Last year, Pulitzer-Prize-winning author Joseph Lelyveld released his book, "Great Soul: Mahatma Gandhi and His Struggle With India," causing controversy with parts some say included implications that Gandhi had a homosexual relationship with architect Hermann Kallenbach.
Gandhi's home state of Gujarat banned the book in March, and now the Indian government has dished out $1.28 million to purchase an archive more than 1,000 letters and documents exchanged between the men, thus removing it from a potential public auction in London, the Wall Street Journal's "India Real Time" blog reports.
According to the Journal, India's Ministry of Culture said experts reviewed the letters and recommended the government obtain them as a matter of "highest priority."
While Lelyveld denies he suggested Gandhi might have been gay, a review of the book by the Wall Street Journal
highlights passages imply a homosexual relationship:
Yet as Mr. Lelyveld makes abundantly clear, Gandhi's organ probably only rarely became aroused with his naked young ladies, because the love of his life was a German-Jewish architect and bodybuilder, Hermann Kallenbach, for whom Gandhi left his wife in 1908. "Your portrait (the only one) stands on my mantelpiece in my bedroom," he wrote to Kallenbach. "The mantelpiece is opposite to the bed." For some reason, cotton wool and Vaseline were "a constant reminder" of Kallenbach, which Mr. Lelyveld believes might relate to the enemas Gandhi gave himself, although there could be other, less generous, explanations.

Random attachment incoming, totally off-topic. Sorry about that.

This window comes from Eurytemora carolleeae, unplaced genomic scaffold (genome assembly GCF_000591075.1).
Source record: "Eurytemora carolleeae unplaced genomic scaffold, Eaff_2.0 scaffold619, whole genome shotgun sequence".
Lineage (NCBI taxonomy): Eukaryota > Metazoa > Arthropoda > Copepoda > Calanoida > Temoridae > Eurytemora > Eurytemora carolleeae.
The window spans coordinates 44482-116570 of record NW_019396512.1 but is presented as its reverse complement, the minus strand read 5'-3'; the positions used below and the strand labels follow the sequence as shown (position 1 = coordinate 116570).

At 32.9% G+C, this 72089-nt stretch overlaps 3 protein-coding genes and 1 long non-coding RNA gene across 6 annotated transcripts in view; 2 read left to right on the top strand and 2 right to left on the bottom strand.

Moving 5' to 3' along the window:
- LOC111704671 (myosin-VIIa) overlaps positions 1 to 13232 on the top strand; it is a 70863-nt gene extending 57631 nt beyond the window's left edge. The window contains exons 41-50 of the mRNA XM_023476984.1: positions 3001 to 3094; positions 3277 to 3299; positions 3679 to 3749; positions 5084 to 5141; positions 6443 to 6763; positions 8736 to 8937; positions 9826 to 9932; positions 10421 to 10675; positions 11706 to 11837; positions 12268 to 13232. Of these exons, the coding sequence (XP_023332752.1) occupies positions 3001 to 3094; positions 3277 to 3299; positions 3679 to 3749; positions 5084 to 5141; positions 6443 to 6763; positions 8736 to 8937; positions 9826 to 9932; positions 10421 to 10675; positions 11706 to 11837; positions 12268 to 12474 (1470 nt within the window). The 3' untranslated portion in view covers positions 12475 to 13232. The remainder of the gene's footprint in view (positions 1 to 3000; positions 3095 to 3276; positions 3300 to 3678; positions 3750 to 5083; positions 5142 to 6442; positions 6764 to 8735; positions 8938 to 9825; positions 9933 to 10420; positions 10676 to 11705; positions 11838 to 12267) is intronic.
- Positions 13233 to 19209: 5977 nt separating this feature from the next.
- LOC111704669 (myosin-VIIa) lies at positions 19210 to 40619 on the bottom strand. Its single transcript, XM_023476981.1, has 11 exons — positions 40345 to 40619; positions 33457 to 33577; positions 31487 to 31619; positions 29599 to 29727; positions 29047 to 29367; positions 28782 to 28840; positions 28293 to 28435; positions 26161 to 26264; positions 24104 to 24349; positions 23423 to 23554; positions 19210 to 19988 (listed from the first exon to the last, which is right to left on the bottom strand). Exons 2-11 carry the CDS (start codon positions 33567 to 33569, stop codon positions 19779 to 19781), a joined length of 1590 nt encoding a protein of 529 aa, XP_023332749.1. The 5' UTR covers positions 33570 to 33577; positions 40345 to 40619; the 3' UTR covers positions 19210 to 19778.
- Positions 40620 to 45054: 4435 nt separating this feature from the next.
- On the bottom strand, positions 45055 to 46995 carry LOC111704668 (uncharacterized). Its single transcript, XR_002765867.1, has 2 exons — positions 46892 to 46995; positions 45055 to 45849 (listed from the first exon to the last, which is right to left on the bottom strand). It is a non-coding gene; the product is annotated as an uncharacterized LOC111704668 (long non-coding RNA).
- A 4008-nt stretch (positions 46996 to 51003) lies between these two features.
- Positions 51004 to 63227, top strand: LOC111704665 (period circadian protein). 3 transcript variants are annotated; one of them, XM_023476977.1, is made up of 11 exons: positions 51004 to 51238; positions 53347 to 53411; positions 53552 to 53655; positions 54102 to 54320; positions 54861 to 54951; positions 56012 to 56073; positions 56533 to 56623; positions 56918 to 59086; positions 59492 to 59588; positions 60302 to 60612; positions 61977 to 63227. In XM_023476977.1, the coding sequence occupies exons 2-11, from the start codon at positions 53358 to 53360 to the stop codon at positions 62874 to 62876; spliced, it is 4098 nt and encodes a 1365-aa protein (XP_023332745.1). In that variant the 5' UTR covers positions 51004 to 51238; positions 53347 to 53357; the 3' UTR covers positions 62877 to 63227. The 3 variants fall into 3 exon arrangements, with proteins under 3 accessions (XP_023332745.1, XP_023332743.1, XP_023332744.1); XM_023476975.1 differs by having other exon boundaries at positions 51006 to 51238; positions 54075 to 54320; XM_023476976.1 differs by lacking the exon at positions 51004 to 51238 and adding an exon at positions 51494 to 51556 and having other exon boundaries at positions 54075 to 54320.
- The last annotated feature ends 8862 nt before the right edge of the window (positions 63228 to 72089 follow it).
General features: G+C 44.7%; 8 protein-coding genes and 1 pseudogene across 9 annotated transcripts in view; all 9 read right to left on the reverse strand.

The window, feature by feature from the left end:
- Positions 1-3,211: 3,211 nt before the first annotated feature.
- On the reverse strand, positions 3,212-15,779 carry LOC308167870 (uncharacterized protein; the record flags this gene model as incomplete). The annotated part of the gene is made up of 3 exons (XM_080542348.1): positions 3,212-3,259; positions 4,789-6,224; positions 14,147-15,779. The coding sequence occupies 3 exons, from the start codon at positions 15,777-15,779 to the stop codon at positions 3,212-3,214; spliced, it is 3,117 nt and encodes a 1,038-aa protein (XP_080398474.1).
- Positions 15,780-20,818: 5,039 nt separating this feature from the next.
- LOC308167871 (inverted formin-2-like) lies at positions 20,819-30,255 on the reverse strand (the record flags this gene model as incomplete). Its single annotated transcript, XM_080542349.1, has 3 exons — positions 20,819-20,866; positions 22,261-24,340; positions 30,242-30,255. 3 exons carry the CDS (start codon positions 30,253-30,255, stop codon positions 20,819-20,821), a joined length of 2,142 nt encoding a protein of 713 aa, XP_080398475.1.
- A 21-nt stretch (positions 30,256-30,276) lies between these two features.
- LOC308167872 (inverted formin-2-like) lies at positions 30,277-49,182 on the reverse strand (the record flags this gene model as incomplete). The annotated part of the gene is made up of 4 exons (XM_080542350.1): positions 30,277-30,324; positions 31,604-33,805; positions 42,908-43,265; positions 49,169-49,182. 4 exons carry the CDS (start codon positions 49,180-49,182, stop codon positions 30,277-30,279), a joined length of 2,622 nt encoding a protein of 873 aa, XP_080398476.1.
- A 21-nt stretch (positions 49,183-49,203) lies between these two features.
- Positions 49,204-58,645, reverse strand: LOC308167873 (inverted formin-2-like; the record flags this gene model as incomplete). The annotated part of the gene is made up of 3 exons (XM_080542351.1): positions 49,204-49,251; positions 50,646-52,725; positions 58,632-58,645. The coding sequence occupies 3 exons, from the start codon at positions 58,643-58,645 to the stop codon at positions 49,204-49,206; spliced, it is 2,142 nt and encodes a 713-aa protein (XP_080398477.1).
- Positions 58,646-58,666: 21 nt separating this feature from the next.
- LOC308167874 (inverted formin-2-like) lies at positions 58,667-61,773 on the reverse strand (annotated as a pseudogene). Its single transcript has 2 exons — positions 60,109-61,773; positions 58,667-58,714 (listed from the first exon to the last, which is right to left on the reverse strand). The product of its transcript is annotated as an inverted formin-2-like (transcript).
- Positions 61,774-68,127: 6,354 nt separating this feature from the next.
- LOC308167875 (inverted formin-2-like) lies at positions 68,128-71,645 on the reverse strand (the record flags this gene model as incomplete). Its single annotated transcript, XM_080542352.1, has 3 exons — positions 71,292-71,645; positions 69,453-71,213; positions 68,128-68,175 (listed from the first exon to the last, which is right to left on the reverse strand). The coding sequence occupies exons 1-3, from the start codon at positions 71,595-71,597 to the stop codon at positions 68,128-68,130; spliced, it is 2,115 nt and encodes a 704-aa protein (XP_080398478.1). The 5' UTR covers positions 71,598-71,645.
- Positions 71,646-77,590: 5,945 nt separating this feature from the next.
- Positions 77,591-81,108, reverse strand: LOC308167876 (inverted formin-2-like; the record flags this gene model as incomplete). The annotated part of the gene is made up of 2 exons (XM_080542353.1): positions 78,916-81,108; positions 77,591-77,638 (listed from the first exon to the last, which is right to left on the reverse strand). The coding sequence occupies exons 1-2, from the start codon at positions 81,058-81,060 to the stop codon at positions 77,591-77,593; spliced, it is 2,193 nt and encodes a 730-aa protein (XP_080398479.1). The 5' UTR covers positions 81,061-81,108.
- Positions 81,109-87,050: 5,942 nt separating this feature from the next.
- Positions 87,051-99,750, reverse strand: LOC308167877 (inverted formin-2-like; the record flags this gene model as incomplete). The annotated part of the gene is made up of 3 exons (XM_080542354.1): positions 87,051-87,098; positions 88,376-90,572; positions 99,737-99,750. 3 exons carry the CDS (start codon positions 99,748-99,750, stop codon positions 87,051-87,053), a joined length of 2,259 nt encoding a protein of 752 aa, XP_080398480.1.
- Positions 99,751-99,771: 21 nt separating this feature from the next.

Gandhi wrote to Kallenbach about "how completely you have taken possession of my body. This is slavery with a vengeance." Gandhi nicknamed himself "Upper House" and Kallenbach "Lower House," and he made Lower House promise not to "look lustfully upon any woman." The two then pledged "more love, and yet more love ... such love as they hope the world has not yet seen."
Despite the rumored relationship, an unnamed senior official at the Ministry of Culture in New Delhi told Reuters the acquisition was purely to aide research into Gandhi's philosophy.
"These (papers) are of huge importance to India to carry out research on the Gandhian view on various things, that is why we decided to purchase them," the unnamed official told Reuters.
According to the BBC, the collection, which will be placed in the National Archives of India, also contains gifts from Gandhi to Kallenbach including a cotton scarf, a spinning wheel, and a flag.
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